Herb helps child chemo patients
Posted January 8, 2010
A new study finds that an herb could help young cancer patients dealing with liver problems that are a harsh side effect of the toxic chemicals used in chemotherapy.
"Children with leukemia will experience liver toxicity about two-thirds of the time," said Dr. Kara Kelly, with the Columbia University Medical Center. "Sometimes, that means we have to hold their chemotherapy or we have to reduce the doses."
Maisy Holehouse experienced those side effects when age 1½-years-old, she underwent chemotherapy for acute lymphoblastic leukemia, the most common cancer in children.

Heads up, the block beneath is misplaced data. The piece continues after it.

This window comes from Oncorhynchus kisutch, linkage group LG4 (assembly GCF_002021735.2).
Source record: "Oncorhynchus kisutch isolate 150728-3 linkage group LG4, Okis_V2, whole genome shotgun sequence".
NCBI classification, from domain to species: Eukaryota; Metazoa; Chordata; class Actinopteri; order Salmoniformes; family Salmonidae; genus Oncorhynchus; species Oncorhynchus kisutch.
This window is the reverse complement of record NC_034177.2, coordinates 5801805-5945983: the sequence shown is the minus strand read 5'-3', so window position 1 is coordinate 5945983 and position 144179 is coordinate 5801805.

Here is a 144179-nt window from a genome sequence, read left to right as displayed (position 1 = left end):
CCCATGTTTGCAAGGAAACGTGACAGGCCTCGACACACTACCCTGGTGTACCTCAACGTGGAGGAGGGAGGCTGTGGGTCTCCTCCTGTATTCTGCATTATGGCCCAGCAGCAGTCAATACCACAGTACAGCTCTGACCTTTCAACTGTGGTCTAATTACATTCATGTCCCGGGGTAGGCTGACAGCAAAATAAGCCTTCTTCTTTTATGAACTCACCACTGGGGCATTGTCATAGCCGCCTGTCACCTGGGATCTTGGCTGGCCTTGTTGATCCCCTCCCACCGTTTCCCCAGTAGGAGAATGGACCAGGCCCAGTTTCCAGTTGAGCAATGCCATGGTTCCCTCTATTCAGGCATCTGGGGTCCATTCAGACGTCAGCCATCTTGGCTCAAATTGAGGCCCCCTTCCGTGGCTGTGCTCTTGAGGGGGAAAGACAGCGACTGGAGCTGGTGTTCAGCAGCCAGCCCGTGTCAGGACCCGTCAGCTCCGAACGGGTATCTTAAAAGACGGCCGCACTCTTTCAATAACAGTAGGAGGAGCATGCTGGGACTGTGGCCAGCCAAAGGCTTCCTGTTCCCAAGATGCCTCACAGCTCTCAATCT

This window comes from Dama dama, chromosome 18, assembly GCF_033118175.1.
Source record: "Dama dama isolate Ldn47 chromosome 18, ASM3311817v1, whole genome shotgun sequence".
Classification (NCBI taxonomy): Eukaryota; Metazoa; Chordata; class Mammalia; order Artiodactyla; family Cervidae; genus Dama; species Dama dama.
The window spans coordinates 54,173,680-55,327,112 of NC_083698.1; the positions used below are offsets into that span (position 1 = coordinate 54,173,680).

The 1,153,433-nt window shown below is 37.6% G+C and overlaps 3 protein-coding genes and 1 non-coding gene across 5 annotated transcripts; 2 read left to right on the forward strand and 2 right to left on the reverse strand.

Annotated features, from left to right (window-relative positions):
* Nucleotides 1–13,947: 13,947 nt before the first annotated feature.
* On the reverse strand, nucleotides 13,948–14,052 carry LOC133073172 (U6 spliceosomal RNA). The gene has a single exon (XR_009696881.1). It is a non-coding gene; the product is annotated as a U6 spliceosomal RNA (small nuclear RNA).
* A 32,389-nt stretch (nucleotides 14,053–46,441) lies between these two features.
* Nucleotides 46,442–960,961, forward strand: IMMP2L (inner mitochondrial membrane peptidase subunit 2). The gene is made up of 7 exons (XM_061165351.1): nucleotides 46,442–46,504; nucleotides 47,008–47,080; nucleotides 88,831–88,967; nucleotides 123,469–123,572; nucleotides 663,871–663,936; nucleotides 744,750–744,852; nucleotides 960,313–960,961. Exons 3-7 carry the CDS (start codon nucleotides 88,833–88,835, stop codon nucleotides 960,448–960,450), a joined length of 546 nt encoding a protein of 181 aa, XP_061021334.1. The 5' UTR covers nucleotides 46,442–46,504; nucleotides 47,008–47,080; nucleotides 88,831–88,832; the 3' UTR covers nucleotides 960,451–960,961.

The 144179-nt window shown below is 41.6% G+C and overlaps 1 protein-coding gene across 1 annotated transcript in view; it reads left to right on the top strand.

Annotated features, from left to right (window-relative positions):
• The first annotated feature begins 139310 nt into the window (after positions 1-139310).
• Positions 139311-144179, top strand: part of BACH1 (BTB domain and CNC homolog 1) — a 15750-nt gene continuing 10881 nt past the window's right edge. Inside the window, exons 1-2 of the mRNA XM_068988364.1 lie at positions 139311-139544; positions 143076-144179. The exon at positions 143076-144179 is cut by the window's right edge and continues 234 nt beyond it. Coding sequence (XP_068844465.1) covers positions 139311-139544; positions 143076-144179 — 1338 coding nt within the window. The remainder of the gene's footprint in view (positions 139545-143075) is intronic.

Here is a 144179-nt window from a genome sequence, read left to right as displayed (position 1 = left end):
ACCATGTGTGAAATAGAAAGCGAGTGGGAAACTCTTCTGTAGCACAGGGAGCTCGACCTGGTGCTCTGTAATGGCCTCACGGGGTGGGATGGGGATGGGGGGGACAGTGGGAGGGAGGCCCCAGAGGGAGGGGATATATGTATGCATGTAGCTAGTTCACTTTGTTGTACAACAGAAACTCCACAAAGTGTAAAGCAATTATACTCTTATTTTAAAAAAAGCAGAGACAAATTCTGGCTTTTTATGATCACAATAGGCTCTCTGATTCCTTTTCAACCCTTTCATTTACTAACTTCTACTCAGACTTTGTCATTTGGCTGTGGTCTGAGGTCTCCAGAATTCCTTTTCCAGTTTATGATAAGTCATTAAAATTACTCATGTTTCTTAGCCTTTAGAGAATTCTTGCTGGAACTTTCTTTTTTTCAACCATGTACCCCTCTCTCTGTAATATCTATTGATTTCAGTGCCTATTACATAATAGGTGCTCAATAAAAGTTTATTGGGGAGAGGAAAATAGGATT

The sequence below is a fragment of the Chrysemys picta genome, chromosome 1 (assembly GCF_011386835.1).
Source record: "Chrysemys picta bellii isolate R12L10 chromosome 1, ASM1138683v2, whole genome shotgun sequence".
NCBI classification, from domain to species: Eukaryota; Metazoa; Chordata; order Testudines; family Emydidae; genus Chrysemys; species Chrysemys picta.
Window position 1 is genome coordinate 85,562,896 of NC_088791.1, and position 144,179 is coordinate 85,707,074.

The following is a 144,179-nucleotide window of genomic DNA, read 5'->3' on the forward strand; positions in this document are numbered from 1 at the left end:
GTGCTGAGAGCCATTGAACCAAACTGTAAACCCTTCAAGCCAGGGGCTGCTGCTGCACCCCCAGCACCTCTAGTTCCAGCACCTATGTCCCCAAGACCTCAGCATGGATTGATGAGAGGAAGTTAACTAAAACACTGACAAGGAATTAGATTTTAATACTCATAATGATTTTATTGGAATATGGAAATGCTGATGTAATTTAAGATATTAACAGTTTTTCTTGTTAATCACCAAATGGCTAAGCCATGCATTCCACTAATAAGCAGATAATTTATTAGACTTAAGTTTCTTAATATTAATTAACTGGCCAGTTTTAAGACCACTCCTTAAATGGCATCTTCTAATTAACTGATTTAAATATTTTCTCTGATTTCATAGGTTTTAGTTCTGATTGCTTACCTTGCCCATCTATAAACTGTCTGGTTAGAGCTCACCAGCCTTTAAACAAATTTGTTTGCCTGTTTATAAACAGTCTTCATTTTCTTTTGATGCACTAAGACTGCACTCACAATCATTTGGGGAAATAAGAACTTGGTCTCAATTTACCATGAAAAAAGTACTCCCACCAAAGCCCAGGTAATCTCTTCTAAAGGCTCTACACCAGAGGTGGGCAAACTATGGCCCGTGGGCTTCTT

"I remember lying in bed. That's all," Maisy said.
A new study found that an over-the-counter herb, called milk thistle, might help relieve those symptoms.
Fifty young leukemia patients with liver inflammation participated in the study. Those who took milk thistle showed improvement.
"To potentially have something that will allow us to administer the full doses of chemotherapy, that may help us in the future," Kelly said.
Maisy took milk thistle as part of the study, and her liver inflammation showed improvement. She underwent two years of chemotherapy and, at 9-years-old, has been cancer-free ever since.
"She is just an upbeat, loving, happy, robust girl," said Maisy's mother, Alice Coleman.
While more research is needed to better understand the benefits of milk thistle, Kelly said that Maisy's success shows promise for other young cancer patients.